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John Marvin

Avoid These 3 Hiring Mistakes In Order to Get the Right People for Your Business

Successful business owners are always looking for good people.

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“Look, I don’t really know where we should take this bus. But I know this much: If we get the right people on the bus, the right people in the right seats, and the wrong people off the bus, then we’ll figure out how to take it someplace great.” – Good To Great by Jim Collins

EVERY SMALL BUSINESS in the U.S. is struggling to find people to work. According to the Department of Labor, there has never been more job openings in the country. This leaves some people desperate to hire anyone that shows up to interview. I have a word of caution, don’t. Having the right people on your bus and having them in the right seats is required to be successful.

Too often owners wait until they need someone. But successful operators are always looking for good people. Follow suit and avoid these classic hiring mistakes:

Waiting Until A Position Opens

If you wait to hire only to fill an opening, you’ll be tempted to hire the first applicant that comes along. Even the best employees sometimes have to resign. If you don’t have an extra person on staff then, the understaffing immediately causes issues. The remaining staff have to take on extra responsibilities. Then there are not enough employees to spend adequate time with customers, so service suffers. When this happens, dissatisfied customers head to Google, Yelp or social media. It can get ugly. But the worst thing is you end up hiring people whose only qualification is availability. This is not how you put the best people on the bus. It takes time to find good people and if you’re desperate, you won’t take the necessary time.

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Only Hiring People with Experience

If you require specific experience when hiring, you immediately reduce the potential applicant pool. Instead, hire for quality of character and train on the technical aspects of a job. I ask myself four questions when considering a candidate: 1. Are they smart? Do they have common sense? If you have a practical problem to solve, is this someone that can solve it? 2. Can they communicate? Do they look you in the eye? Are they an attentive listener? Are they coherent in their responses? Can they spell? 3. Do they have a good work ethic? Do they convey it when they speak of themselves? You can tell by asking about their past jobs. You want people on your bus who are willing to put in the work, stay late and arrive early when needed. This is a quality that cannot be taught in a training program. 4. Do they genuinely enjoy people? Do they enjoy learning about you and your practice? Do they have a likable personality? Do people enjoy getting to know them? We can forget eyecare is a people business and we need a team that sincerely enjoys other people.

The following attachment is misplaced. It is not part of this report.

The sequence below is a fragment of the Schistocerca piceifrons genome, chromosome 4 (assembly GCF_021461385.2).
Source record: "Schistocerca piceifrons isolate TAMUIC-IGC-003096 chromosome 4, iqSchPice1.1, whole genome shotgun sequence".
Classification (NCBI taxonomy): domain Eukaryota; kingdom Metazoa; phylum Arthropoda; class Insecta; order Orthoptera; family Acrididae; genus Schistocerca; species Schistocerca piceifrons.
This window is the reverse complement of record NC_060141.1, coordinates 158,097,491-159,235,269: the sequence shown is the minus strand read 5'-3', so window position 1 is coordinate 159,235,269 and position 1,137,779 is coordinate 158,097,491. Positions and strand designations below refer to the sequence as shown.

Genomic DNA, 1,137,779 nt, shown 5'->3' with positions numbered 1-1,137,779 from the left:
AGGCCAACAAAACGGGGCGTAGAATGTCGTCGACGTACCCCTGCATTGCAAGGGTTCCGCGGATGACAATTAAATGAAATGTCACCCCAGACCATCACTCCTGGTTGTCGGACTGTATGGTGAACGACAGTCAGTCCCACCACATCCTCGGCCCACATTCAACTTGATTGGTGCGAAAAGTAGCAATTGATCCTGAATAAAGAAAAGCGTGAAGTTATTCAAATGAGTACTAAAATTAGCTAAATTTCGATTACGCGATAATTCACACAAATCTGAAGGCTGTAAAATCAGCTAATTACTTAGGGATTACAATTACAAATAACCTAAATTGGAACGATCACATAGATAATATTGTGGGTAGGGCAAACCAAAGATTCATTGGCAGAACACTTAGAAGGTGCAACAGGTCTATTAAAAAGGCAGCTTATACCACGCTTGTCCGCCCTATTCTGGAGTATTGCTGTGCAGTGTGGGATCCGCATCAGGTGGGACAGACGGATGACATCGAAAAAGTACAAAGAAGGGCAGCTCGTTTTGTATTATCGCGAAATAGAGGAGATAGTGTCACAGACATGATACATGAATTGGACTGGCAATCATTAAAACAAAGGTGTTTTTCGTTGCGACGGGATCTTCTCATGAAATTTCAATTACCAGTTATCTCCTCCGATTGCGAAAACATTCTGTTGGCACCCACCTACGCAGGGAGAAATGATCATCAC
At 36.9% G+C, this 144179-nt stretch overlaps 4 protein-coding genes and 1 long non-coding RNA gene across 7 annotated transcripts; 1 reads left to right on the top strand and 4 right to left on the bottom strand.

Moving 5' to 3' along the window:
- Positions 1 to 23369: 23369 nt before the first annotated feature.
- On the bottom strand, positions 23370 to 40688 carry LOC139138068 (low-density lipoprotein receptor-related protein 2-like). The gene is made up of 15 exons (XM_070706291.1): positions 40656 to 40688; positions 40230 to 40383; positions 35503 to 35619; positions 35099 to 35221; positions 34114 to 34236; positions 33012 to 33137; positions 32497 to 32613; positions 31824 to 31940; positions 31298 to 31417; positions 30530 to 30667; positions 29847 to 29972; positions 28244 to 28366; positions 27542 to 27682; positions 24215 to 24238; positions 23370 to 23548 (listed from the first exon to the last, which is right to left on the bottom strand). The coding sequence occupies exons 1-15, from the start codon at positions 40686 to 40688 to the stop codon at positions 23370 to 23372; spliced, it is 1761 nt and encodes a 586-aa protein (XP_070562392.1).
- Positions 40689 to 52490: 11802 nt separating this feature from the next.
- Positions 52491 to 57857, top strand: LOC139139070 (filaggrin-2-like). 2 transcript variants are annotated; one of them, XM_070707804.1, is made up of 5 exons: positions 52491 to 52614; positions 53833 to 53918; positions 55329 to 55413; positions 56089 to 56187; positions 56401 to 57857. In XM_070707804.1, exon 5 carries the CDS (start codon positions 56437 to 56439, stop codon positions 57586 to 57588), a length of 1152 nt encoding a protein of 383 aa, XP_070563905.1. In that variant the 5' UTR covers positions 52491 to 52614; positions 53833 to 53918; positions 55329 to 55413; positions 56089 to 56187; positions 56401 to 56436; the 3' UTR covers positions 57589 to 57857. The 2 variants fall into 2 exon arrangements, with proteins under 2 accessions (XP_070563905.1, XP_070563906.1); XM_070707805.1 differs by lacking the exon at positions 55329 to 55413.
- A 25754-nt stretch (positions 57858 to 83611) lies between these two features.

You cannot train someone to be smart who isn’t, to communicate who can’t, to work hard or enjoy people when they don’t.

Not Investing in Good People

It is not just about pay. While that’s important, you need to really invest in your people’s lives. Your staff, the people on your bus, are your only asset that can appreciate in value. The more you invest in them, the more valuable they become. Always be looking for ways to increase their value. It has been proven that employees who feel valued, value their jobs.

Here are two ways that you can invest in your team:

  1. Create a culture of continual learning. Always have a training program for employees to complete. These should be formal, not just on the job. There are countless books, audio programs and online training courses for technical expertise. Recognize and reward employees for completing this training.
  2. Play together as a team. Take staff and their families to a baseball game or another family-oriented outing. Celebrate birthdays in a big way. Host a picnic at your house. Create an atmosphere of family. I was told once that people will do for love what they will never do for money.
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John D. Marvin has more than 25 years of experience in the ophthalmic and optometric practice industry. He is the president of Texas State Optical and writes about marketing, management and education at the practiceprinciples.net blog. You can email him at [email protected]

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